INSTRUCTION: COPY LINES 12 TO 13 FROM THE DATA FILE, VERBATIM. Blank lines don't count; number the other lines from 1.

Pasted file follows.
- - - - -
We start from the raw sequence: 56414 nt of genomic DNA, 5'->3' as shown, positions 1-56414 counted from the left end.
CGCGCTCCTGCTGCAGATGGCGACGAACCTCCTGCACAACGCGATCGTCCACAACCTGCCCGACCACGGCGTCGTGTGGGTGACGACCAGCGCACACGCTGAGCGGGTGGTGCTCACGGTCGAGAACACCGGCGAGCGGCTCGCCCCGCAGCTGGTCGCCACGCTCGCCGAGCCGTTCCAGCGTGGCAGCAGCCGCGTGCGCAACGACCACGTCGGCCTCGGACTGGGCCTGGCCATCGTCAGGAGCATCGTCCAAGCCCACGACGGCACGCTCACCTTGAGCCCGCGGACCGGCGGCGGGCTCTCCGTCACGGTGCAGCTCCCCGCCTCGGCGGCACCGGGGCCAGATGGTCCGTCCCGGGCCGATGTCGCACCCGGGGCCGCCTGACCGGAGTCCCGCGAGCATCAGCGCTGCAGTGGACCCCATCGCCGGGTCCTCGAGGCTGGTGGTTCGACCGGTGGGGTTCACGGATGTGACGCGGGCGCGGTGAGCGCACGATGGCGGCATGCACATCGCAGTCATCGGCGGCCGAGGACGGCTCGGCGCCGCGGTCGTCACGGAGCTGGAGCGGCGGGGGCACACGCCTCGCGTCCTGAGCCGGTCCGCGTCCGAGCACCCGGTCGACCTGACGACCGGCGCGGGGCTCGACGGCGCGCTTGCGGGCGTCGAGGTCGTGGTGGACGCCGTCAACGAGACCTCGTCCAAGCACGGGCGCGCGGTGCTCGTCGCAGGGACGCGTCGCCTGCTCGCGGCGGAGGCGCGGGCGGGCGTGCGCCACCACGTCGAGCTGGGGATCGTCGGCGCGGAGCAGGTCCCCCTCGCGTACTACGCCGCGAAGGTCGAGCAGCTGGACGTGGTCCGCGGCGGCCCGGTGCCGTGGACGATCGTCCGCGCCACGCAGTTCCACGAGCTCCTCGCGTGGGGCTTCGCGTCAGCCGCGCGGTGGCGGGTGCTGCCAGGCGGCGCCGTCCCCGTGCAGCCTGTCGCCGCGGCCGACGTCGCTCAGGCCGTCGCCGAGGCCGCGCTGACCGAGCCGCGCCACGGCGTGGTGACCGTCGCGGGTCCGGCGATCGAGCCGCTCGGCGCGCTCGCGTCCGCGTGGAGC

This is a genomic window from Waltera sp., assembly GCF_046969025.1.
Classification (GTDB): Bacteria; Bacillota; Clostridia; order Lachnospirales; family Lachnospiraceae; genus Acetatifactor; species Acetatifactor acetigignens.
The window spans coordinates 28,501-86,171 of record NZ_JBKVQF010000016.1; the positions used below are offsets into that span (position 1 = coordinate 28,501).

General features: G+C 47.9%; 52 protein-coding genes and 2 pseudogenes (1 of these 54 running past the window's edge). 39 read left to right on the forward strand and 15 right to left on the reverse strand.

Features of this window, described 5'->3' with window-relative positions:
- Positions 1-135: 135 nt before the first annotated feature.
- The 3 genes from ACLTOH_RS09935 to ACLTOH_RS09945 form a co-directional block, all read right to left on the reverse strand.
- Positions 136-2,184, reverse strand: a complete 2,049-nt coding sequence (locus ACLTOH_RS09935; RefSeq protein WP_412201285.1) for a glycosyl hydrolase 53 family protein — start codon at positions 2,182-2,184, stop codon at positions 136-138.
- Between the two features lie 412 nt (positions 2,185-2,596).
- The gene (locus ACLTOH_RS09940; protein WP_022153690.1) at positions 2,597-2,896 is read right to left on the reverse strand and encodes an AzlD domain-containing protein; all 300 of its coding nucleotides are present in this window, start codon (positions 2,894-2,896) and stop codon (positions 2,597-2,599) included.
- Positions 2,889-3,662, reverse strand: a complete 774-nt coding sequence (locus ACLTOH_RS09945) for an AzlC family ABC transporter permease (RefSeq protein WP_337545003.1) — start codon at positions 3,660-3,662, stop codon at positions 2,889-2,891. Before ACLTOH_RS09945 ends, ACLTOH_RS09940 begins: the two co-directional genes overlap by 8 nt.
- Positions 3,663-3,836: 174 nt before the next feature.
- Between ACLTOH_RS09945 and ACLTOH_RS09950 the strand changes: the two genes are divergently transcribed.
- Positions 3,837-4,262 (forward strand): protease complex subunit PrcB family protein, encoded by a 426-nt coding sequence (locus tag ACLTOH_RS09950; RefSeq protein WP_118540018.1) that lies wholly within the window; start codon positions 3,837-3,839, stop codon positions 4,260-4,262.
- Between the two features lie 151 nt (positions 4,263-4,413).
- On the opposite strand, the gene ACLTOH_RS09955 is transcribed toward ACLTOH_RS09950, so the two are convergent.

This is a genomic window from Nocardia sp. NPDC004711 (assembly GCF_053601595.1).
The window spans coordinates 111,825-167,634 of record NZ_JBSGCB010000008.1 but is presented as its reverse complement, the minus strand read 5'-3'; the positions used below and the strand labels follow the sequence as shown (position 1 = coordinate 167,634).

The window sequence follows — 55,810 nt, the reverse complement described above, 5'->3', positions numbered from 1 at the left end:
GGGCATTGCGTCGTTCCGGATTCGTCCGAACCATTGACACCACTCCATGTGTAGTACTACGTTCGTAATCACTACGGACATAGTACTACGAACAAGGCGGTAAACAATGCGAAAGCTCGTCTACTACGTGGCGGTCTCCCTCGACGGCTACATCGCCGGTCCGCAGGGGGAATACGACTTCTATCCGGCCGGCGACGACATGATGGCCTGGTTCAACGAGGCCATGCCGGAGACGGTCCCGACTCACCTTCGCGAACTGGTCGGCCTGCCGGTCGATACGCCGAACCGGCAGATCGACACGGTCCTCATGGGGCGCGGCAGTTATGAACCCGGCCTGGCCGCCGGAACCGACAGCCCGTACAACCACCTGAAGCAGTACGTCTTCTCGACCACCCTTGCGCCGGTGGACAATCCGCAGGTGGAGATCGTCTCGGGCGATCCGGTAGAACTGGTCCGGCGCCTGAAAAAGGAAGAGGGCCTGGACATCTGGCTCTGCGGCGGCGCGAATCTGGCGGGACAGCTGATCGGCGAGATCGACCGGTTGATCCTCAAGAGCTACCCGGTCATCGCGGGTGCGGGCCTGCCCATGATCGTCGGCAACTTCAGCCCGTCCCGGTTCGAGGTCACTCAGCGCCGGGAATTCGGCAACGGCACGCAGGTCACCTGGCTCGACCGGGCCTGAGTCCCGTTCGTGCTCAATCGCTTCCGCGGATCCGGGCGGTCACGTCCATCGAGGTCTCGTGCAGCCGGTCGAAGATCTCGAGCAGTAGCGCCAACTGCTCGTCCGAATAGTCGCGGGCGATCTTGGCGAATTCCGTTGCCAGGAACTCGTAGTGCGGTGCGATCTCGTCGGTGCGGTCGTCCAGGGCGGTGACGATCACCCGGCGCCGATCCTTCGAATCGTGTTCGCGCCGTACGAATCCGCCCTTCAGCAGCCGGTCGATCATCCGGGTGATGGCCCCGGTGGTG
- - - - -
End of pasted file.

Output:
- The gene (locus ACLTOH_RS09940; protein WP_022153690.1) at positions 2,597-2,896 is read right to left on the reverse strand and encodes an AzlD domain-containing protein; all 300 of its coding nucleotides are present in this window, start codon (positions 2,894-2,896) and stop codon (positions 2,597-2,599) included.
- Positions 2,889-3,662, reverse strand: a complete 774-nt coding sequence (locus ACLTOH_RS09945) for an AzlC family ABC transporter permease (RefSeq protein WP_337545003.1) — start codon at positions 3,660-3,662, stop codon at positions 2,889-2,891. Before ACLTOH_RS09945 ends, ACLTOH_RS09940 begins: the two co-directional genes overlap by 8 nt.